I looked at him there turned upside down and wriggling, his tiny red eyes bulging, seeking to make sense of this new, unchosen landscape. After he was unceremoniously flipped over, it was fascinating to see Megacopta cribraria in all his detailed glory and true colors, his little back an artistic mix of various browns and beiges not unlike a tortoise shell. It was cool to finally know what he was. But, for me, the more important truth was, the bug looked distressed and I couldn’t stop my mind from dialing in what I suppose was a correlative emotional image: row upon row of lifeless Ivory-billed Woodpeckers encased in glass at universities, their extinction likely contributed to in great part by those who, probably with every noble intention, chose to study them.
It was then that I remembered why I am not a scientist.
I know bugs don’t live too long or feel too much. And if you read about the Kudzu Bug, and what it’s doing to soybean crops in the South, you’ll learn that chances of it being wiped out any time soon are slim. I appreciate that we all know more about the natural world because of the tireless efforts of those who not only ask the questions, but also create and perform the experiments that help to answer them. But I guess I’ll always be an overly sympathetic armchair naturalist, tiny bugs roaming unencumbered through my various woodsy dwellings, binoculars and guidebooks serving as much to fire my imagination as to provide absolute knowledge, whilst I remain content to wonder at this amazing world without knowing firsthand exactly what things are or why they do the things they do.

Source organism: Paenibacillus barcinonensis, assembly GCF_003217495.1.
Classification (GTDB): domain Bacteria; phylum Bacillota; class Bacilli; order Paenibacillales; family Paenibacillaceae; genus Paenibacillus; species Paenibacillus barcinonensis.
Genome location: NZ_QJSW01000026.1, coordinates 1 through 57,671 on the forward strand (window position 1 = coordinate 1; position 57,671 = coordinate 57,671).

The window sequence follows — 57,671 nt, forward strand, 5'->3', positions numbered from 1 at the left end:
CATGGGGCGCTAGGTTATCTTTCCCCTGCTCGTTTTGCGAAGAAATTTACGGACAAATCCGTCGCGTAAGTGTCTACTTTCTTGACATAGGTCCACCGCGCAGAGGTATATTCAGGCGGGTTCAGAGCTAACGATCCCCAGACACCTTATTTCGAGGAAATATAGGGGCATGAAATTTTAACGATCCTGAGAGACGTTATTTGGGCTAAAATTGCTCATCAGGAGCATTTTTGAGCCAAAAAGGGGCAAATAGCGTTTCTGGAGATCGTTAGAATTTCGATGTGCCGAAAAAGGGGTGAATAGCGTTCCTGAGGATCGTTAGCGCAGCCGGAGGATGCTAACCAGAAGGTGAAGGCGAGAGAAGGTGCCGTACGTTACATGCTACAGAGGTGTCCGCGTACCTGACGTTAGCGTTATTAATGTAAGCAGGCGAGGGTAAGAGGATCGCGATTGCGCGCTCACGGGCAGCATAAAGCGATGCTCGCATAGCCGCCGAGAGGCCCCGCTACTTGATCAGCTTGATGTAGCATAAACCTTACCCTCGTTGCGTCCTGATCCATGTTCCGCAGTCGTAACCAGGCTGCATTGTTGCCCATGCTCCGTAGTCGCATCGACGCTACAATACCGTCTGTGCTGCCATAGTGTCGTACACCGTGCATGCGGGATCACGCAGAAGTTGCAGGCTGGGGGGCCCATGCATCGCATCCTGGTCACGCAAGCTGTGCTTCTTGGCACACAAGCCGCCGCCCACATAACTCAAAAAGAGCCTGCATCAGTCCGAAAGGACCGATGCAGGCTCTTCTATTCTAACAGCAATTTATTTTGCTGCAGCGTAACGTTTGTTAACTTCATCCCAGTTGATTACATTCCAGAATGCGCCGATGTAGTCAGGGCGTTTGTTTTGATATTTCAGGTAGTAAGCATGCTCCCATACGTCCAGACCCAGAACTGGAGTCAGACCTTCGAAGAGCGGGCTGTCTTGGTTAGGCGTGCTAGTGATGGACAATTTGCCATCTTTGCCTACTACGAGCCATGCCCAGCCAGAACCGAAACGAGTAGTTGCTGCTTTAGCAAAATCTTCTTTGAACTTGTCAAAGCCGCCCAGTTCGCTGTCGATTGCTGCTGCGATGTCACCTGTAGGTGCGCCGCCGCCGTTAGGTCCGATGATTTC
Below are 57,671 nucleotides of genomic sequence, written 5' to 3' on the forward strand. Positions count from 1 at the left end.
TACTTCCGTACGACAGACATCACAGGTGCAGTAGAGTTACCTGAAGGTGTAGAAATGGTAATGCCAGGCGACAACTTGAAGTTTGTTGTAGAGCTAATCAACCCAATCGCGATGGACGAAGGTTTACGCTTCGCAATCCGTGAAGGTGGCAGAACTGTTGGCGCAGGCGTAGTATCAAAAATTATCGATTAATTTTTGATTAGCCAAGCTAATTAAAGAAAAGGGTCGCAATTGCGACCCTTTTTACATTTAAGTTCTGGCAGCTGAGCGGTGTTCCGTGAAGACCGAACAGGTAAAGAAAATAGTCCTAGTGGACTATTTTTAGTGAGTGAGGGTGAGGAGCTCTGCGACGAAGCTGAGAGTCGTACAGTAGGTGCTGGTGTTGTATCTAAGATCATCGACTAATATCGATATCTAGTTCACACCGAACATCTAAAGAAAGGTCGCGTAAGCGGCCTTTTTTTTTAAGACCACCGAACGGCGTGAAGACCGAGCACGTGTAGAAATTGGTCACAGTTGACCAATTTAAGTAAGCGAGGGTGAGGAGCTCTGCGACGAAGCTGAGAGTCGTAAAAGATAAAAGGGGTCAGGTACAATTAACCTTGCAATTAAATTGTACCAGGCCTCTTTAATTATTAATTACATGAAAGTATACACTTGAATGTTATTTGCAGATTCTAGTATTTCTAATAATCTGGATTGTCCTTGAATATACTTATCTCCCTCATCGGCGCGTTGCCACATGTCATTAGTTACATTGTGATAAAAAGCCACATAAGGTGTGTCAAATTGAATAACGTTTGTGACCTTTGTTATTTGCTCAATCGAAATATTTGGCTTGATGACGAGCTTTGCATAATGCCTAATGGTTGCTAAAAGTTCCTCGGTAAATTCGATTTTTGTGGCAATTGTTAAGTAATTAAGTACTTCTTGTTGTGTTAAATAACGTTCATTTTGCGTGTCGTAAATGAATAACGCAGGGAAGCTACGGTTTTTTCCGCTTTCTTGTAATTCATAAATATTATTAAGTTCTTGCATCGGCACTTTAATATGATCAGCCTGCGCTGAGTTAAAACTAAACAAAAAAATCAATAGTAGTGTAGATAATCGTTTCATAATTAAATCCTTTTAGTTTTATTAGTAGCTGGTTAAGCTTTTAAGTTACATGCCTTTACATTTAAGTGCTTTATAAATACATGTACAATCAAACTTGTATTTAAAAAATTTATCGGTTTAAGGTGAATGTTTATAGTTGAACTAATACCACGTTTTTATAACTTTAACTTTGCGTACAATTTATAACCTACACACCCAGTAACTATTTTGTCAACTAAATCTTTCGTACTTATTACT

I left Wilson with the biologists to add to their collections, in deference to the scientific protocol that is their norm. I even promised to bring back the dead specimens I find at the condo. But before I departed, I did request that Wilson be taken out of the plastic bag and allowed to die in his own time, which would no doubt be within a 24-hour period, based on my non-scientific observations. My new acquaintances complied, looking at me with what can only be described as amused pity. But I didn’t care if I seemed to them to be a lunatic. I was glad to be the way I am.
That afternoon, Nate and I drove to nearby Brevard to see the white squirrels that make that small town their home. Legend has it the first two were escapees from an overturned carnival truck back in the 40s – and the dominant gene prevailed among the squirrel population of that region. It was a delight to drive onto the campus of Brevard College and search for the skittish white anomalies among the ordinary cavalier gray rodents, like the joy of an erstwhile Easter egg hunt.
We deduced that there seemed to be roughly one conspicuous white for every three common grays. Watching the little white acrobats, we noticed things about squirrel behavior we’d never seen before. And we speculated that probably all squirrels do these things, but we were only just now noticing them because the white specimens stand out so much from their environment – and loom so large in our imaginations.